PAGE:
The fatigue sure has hit me but to run around puts you at risk and to make matters worse our back yard is still flooded so I can't do much such as planting vegetables but the the other symptoms like headache and loss of taste I don't have that.  The water is finally retreating but so very slowly and now this storm moving in and possibly more rain, I hope it misses our region on Luzon.
My views would be from someone who lives out in the province close to in-laws on a pension.  Norwegian and French heritage.

Offline lost_in_samoa

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Re: Long COVID
« Reply #8 on: February 22, 2021, 10:41:28 AM »
The fatigue sure has hit me

Thanks.  You think you had/got the WuFlu?

Months back Ester and I both came down with an trancaso.  Bad one too.  Felt like we were beaten with sticks.  Low grade fever and the usual symptoms.

We treated it with heavy zinc supplementation,  Damong Maria tea from the garden and Quercetin from a body building shop. Both are Zinc ionophores.  Oxygen from  a oxy concentrator, and Doxycycline/C.S. for the bacterial side of things. 

That and lots of vegetable/fruit smoothies.  Packed the nutrition/hydration in.

Lasted about a week.


That's not medical advice .......  I am not a doctor.  I just have hand writing like one.


Offline Hank

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Re: Long COVID
« Reply #9 on: February 22, 2021, 10:58:59 PM »

Uhmmm Ok.  You opened this can of fear porn.  What say you? 


When responding to anyone whom, regarding Covid, supports this:

Quote: "You must stop this global (Covid response) scam quickly (because it is a serious danger to your people and your country in terms of : health, economy, education, ecology and human rights) by immediately taking the following actions :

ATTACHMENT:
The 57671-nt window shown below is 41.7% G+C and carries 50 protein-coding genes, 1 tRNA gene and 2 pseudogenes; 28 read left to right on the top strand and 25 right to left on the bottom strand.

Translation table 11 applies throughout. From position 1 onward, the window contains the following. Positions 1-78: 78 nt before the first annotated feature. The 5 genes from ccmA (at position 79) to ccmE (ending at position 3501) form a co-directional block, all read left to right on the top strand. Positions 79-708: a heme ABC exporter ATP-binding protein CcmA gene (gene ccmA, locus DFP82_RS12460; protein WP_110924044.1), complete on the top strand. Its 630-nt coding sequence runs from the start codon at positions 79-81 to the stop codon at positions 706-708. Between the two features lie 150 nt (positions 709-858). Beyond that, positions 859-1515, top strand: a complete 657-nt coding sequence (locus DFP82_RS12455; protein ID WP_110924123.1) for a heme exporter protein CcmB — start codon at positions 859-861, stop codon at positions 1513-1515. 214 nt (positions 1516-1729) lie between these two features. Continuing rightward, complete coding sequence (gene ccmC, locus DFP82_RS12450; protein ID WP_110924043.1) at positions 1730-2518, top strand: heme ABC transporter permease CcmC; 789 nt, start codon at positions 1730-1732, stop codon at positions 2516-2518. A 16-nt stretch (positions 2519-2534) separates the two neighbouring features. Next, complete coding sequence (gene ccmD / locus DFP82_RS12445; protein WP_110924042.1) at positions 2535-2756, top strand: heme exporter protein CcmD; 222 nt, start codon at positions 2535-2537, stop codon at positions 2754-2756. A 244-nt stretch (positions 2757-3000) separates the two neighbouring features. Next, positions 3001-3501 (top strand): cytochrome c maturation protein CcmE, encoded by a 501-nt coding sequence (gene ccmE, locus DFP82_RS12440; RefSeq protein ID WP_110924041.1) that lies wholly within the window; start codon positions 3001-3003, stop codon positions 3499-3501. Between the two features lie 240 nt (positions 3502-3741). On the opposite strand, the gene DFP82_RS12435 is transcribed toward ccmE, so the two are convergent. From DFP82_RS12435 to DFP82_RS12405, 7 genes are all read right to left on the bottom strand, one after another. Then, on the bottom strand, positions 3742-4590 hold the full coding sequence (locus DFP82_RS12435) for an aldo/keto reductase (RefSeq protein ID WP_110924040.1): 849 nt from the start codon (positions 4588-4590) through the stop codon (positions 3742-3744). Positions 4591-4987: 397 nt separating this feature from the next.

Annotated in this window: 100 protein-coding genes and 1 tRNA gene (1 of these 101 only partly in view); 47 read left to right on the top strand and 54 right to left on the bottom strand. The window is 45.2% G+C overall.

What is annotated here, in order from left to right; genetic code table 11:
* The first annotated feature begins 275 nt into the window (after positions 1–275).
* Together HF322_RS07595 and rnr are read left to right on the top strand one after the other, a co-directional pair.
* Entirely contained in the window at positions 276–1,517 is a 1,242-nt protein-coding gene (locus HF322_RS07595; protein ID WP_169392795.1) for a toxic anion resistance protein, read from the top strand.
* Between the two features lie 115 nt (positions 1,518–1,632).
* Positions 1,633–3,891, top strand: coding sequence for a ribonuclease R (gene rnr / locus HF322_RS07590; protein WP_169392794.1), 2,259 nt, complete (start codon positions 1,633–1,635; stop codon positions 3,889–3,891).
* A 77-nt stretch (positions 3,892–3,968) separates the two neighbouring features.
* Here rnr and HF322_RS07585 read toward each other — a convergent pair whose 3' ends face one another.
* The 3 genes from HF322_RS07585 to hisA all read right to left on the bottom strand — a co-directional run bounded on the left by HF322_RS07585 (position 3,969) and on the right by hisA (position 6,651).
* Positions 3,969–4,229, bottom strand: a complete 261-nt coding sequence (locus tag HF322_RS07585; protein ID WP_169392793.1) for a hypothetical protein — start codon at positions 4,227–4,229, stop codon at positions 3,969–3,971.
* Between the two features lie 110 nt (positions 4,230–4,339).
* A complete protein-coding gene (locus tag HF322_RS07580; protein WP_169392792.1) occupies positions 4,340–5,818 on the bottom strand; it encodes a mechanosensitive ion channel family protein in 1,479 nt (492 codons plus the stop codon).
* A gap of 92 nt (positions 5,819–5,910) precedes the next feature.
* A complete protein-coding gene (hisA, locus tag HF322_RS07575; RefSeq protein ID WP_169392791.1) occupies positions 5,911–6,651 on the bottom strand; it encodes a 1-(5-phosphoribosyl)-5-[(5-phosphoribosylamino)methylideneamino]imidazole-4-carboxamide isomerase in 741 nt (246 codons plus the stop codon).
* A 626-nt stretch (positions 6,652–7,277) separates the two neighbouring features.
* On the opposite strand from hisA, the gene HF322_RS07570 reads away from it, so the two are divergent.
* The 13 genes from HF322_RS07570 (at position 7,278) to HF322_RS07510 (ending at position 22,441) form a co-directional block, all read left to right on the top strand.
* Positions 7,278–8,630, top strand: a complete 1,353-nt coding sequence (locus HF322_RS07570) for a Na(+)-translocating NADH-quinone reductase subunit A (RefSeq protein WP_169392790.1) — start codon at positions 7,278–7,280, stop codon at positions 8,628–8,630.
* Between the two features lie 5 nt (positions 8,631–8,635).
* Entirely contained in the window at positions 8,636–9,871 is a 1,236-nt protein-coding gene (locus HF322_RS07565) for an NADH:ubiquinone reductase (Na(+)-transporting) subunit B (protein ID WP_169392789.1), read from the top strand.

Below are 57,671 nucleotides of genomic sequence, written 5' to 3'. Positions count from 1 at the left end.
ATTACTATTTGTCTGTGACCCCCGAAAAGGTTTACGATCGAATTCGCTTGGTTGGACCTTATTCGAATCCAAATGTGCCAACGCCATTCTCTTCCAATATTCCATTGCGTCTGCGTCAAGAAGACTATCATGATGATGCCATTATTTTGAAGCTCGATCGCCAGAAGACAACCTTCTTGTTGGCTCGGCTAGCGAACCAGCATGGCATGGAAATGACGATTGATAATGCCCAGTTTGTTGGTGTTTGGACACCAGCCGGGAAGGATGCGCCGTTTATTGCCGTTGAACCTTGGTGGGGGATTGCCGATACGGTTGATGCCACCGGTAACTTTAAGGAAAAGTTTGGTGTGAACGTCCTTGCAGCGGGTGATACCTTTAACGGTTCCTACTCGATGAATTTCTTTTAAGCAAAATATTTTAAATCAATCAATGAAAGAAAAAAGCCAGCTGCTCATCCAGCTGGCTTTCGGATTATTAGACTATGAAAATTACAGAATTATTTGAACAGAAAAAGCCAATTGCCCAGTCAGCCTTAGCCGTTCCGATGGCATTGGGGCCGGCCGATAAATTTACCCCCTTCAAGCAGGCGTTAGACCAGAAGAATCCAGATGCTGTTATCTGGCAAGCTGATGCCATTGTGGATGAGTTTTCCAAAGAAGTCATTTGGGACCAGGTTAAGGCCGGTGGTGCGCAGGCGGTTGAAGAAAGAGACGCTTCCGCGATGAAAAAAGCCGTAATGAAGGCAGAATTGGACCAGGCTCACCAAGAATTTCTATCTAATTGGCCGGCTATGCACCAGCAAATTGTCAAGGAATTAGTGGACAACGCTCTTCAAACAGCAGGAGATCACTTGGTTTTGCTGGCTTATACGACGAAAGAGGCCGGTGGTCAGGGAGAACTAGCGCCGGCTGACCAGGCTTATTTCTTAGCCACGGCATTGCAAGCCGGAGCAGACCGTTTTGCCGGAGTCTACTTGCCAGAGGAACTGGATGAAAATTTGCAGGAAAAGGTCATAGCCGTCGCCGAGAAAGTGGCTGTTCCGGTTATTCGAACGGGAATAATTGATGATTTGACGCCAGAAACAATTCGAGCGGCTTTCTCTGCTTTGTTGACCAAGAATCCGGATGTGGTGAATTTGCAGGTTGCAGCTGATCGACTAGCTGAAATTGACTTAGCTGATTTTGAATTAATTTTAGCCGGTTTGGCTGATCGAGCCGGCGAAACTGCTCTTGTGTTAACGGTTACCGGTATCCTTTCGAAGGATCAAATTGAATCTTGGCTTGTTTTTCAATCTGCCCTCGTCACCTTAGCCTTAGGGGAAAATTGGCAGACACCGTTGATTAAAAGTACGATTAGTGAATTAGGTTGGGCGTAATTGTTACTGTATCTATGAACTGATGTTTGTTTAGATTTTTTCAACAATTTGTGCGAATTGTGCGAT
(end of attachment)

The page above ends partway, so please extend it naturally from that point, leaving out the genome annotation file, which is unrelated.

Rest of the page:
1-Lift all restrictions

Remove the following illegal, non-scientific and non-sanitary measures : lockdown, mandatory face masks for healthy subjects, social distancing of one or two meters. These crazy and stupid measures are heresies invented in 2020 that do not exist in medicine or public health and they are not based on any scientific evidence."
End Quote


If anyone believes the above, then there will be absolutely zero enjoyment or use in further discussion.

So really, one prefers not to ..

And maybe simply note that here in Australia, we all wore masks and stayed home, unless going to work or shopping.

The result is, today, as usual, we have NO cases of Covid community transmission in the whole of Australia.

There's now only 40 Covid cases in this country. All of these are international travelers whom have been in quarantine since arriving here already carrying it.

Altogether, in the past year, Australia has had just 909 Covid deaths.

And today we had our first vaccinations, to be offered free to everyone over the next few months.